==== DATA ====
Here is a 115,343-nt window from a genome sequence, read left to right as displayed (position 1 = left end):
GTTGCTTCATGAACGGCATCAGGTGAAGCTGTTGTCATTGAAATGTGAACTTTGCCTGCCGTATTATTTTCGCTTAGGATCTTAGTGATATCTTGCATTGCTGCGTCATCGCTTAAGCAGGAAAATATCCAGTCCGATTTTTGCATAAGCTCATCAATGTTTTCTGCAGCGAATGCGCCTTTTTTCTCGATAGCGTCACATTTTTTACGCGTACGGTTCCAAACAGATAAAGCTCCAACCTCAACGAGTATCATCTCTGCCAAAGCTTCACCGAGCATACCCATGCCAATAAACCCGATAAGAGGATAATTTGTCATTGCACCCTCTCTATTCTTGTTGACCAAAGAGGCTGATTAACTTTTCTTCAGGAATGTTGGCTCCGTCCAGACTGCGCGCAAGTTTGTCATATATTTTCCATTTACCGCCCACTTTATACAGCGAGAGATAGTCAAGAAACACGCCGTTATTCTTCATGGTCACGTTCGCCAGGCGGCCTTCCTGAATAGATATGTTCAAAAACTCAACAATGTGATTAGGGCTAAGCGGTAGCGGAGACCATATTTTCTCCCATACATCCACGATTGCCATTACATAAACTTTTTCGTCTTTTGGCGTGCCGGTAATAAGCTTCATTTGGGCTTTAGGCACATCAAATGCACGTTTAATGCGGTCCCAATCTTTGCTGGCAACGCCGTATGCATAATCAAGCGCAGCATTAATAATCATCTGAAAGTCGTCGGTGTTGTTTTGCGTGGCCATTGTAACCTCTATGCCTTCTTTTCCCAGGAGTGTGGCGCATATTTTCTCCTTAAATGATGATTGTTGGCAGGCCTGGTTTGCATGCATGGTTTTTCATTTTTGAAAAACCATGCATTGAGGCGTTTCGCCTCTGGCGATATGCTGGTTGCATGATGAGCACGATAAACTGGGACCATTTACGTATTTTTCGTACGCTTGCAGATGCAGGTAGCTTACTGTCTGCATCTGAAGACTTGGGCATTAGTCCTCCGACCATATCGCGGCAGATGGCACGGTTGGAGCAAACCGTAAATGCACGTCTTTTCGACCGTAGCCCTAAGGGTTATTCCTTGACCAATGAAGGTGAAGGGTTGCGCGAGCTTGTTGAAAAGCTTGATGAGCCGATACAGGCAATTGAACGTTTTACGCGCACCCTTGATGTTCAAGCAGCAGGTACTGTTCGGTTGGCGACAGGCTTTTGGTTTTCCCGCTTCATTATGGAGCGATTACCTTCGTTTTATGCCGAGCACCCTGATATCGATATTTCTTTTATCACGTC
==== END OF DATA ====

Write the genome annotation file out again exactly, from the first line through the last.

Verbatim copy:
Here is a 115,343-nt window from a genome sequence, read left to right as displayed (position 1 = left end):
GTTGCTTCATGAACGGCATCAGGTGAAGCTGTTGTCATTGAAATGTGAACTTTGCCTGCCGTATTATTTTCGCTTAGGATCTTAGTGATATCTTGCATTGCTGCGTCATCGCTTAAGCAGGAAAATATCCAGTCCGATTTTTGCATAAGCTCATCAATGTTTTCTGCAGCGAATGCGCCTTTTTTCTCGATAGCGTCACATTTTTTACGCGTACGGTTCCAAACAGATAAAGCTCCAACCTCAACGAGTATCATCTCTGCCAAAGCTTCACCGAGCATACCCATGCCAATAAACCCGATAAGAGGATAATTTGTCATTGCACCCTCTCTATTCTTGTTGACCAAAGAGGCTGATTAACTTTTCTTCAGGAATGTTGGCTCCGTCCAGACTGCGCGCAAGTTTGTCATATATTTTCCATTTACCGCCCACTTTATACAGCGAGAGATAGTCAAGAAACACGCCGTTATTCTTCATGGTCACGTTCGCCAGGCGGCCTTCCTGAATAGATATGTTCAAAAACTCAACAATGTGATTAGGGCTAAGCGGTAGCGGAGACCATATTTTCTCCCATACATCCACGATTGCCATTACATAAACTTTTTCGTCTTTTGGCGTGCCGGTAATAAGCTTCATTTGGGCTTTAGGCACATCAAATGCACGTTTAATGCGGTCCCAATCTTTGCTGGCAACGCCGTATGCATAATCAAGCGCAGCATTAATAATCATCTGAAAGTCGTCGGTGTTGTTTTGCGTGGCCATTGTAACCTCTATGCCTTCTTTTCCCAGGAGTGTGGCGCATATTTTCTCCTTAAATGATGATTGTTGGCAGGCCTGGTTTGCATGCATGGTTTTTCATTTTTGAAAAACCATGCATTGAGGCGTTTCGCCTCTGGCGATATGCTGGTTGCATGATGAGCACGATAAACTGGGACCATTTACGTATTTTTCGTACGCTTGCAGATGCAGGTAGCTTACTGTCTGCATCTGAAGACTTGGGCATTAGTCCTCCGACCATATCGCGGCAGATGGCACGGTTGGAGCAAACCGTAAATGCACGTCTTTTCGACCGTAGCCCTAAGGGTTATTCCTTGACCAATGAAGGTGAAGGGTTGCGCGAGCTTGTTGAAAAGCTTGATGAGCCGATACAGGCAATTGAACGTTTTACGCGCACCCTTGATGTTCAAGCAGCAGGTACTGTTCGGTTGGCGACAGGCTTTTGGTTTTCCCGCTTCATTATGGAGCGATTACCTTCGTTTTATGCCGAGCACCCTGATATCGATATTTCTTTTATCACGTC